China's stance towards Myanmar following the 2021 military coup

02. 10. 2023

Kristina Kironska

Myanmar is geopolitically important for China, principally to boost its strategic presence in the Indian Ocean, to reduce the transport time for some of its trade, and to achieve the objective of its long-term “two-ocean” master plan. Thus, China needed to choose the right strategy after the military coup in Myanmar on 1 February 2021 to ensure a continued relationship. 

PRC President Xi Jinping during official talks with the now deposed and jailed State Counsellor of Myanmar Aung San Suu Kyi in 2020

Due to Beijing’s initially ambiguous attitude towards the coup, the PRC government did not favor the Myanmar military but, despite having a reasonable relationship with Aung San Suu Kyi, the civilian leader, it did not favor the protest movement either. Nevertheless, remaining neutral was not an option in the long term considering all the possible political and other costs. 

Immediately following the coup, Beijing was extremely cautious in its comments about what had happened in Myanmar. While other countries expressed serious concern and denounced the military’s actions, China merely noted the situation and turned a blind eye to the coup. Indeed, to avoid having to ‘pick a side’, China opposed the UN Human Rights Council’s calls for the release of Aung San Suu Kyi, insisting that this was Myanmar’s ‘internal affair’ and, as such, should not be interfered with. When thousands of people took to the streets in Myanmar to join peaceful protests and were shot at by the military, various countries and international organizations, especially the European Union and the G7, issued statements demanding that the military refrain from violence against demonstrators. The United States, Great Britain, and Canada announced sanctions on the junta leaders and several companies only a few days after the coup, and the EU did so the following month. Countries such as Japan, India, and Australia called for the return of democracy in Myanmar. China remained silent.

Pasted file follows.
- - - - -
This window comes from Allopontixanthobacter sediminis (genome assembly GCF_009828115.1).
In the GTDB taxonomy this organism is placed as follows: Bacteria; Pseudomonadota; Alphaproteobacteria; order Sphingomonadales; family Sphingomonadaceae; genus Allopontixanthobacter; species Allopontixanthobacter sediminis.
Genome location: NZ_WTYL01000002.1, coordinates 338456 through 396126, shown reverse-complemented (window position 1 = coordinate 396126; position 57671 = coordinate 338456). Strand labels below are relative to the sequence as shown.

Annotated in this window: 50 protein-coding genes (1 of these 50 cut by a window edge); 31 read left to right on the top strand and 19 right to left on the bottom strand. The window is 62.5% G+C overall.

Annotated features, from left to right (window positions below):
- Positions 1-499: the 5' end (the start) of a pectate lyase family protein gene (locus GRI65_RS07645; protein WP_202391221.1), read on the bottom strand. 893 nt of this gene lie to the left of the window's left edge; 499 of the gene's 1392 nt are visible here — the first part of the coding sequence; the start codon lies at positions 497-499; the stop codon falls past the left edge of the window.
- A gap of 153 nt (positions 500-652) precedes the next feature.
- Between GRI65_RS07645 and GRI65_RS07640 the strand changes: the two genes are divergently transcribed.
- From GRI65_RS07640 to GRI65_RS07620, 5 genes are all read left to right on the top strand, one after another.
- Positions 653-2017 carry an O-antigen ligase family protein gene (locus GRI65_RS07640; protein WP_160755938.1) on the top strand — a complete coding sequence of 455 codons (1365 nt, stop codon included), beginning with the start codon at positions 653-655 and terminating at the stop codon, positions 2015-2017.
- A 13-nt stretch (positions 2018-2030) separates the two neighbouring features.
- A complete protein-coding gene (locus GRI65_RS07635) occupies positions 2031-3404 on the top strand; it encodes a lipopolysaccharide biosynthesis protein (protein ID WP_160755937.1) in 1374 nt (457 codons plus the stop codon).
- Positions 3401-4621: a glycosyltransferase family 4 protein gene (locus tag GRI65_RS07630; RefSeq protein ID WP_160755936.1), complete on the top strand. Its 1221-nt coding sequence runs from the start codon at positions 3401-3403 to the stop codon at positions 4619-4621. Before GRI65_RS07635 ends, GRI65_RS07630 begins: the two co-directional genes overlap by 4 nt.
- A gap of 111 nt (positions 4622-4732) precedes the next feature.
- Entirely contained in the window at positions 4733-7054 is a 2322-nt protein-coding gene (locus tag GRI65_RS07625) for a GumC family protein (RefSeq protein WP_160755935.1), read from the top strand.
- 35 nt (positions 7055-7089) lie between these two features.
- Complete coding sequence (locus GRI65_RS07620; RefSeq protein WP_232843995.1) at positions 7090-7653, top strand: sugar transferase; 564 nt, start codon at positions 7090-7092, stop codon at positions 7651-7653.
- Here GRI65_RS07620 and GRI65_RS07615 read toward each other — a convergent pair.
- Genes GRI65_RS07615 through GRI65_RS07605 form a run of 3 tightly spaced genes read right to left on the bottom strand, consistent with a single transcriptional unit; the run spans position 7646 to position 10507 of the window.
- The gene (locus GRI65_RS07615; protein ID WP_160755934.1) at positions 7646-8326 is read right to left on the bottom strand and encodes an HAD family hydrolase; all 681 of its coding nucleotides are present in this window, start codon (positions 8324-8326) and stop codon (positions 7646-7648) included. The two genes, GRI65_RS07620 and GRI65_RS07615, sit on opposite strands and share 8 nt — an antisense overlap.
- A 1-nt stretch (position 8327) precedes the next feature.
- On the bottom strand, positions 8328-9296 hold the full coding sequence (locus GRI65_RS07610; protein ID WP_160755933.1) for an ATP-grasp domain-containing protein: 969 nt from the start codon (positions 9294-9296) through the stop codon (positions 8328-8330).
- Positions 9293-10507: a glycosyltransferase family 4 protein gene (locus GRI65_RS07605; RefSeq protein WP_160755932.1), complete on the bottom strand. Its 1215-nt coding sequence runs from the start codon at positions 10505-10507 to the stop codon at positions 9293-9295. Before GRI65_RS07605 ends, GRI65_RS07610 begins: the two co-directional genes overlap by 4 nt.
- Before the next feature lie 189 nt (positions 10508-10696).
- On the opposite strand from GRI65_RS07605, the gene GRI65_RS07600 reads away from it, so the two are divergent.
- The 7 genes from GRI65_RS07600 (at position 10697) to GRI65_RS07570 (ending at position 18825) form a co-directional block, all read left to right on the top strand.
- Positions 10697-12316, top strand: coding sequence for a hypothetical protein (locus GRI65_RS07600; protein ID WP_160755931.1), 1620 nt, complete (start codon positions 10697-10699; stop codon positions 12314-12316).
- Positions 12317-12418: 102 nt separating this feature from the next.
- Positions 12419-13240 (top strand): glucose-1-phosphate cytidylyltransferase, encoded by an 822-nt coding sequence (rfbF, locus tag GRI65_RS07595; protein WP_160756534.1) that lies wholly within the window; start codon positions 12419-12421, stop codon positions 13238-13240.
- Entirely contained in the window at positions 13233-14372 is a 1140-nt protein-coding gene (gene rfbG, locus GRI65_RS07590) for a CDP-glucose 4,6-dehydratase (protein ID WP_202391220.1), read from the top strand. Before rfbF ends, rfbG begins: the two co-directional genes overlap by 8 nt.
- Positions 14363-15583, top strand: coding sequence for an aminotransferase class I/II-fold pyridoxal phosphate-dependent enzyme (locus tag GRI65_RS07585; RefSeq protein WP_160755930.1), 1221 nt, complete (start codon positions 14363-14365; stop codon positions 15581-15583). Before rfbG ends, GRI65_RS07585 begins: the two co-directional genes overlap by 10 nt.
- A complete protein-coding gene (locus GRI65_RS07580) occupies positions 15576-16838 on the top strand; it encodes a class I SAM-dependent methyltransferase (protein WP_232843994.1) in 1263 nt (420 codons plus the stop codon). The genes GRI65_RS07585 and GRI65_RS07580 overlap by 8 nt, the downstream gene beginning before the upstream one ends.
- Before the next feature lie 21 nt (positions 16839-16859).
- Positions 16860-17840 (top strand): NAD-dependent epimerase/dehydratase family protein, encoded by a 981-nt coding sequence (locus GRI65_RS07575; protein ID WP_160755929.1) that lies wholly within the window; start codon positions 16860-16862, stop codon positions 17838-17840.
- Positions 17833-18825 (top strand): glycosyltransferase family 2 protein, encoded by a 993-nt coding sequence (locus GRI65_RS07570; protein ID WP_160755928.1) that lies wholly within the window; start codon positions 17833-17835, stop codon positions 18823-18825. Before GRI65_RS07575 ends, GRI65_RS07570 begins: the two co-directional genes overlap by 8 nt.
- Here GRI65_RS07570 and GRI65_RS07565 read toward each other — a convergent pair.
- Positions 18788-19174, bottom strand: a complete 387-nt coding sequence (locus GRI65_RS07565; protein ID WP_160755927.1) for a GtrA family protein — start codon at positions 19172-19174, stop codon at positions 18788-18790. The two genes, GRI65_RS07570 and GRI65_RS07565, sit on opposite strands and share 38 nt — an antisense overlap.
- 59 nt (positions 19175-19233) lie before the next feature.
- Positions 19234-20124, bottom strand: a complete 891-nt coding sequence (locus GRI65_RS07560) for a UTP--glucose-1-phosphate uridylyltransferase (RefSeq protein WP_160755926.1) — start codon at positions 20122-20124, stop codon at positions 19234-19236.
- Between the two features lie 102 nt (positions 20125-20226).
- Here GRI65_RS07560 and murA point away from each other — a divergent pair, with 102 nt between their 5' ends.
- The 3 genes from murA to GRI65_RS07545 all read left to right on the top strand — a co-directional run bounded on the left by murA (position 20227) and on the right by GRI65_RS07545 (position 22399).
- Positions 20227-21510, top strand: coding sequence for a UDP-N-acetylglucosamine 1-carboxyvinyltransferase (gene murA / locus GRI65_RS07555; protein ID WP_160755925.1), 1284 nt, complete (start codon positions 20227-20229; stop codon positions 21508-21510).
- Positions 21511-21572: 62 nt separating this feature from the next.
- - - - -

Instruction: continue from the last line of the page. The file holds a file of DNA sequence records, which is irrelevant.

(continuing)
China’s initial reservations towards the situation in Myanmar were also reflected in Chinese media reports. Official Chinese state-run media (such as Xinhua or People’s Daily), which is directly controlled and monitored by the Central Committee of the Chinese Communist Party (CCP) and whose tone and reporting directly reflect the government’s attitude, referred to the coup as a ‘cabinet reshuffle’, avoiding the word ‘coup’ altogether. However, while official state media downplayed any mention of the violence that occurred in the wake of the coup, Chinese local media outlets targeting Chinese audiences were less hesitant. Large newspapers not directly owned by the CCP (such as Southern Weekly or Beijing News) described the military takeover as a coup. Domestically, the long-term objective of such reporting is to maintain China’s power, and reporting on the ‘undemocratic’ misery of foreign countries strengthens the government’s legitimacy by increasing the relative satisfaction felt by its citizens towards their national environment. Internationally, however, the government chose to be more reserved to optimize its international leverage.

Since the image of China in Myanmar has been severely damaged for a long time (as a result of China providing economic, military, and diplomatic support to previous dictators in return for access to Myanmar’s natural resources), and Beijing did not adopt a firm stance on the Myanmar coup in the initial weeks, it is not surprising that China was accused of being involved in the coup. As a result, many rumors circulated on the internet—for example, that Chinese soldiers were present on the streets of Myanmar. This culminated in a protest against China in April 2021 and the Chinese flag being burned in Yangon.